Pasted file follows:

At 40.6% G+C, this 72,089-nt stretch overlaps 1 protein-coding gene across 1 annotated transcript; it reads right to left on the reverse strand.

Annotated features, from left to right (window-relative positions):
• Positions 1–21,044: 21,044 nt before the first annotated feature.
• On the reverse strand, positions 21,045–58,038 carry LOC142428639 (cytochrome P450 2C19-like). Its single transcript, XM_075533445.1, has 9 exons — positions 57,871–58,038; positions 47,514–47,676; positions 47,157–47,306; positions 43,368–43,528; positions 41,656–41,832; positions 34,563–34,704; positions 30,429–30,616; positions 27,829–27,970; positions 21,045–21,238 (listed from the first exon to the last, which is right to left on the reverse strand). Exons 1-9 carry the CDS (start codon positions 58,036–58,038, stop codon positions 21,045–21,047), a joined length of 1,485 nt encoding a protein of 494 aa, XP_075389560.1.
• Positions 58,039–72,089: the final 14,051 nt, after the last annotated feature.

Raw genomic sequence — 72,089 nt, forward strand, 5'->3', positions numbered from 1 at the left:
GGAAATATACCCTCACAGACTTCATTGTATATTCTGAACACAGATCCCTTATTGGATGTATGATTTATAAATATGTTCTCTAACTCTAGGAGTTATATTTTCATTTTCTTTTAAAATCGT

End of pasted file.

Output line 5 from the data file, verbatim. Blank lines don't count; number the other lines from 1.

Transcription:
• Positions 58,039–72,089: the final 14,051 nt, after the last annotated feature.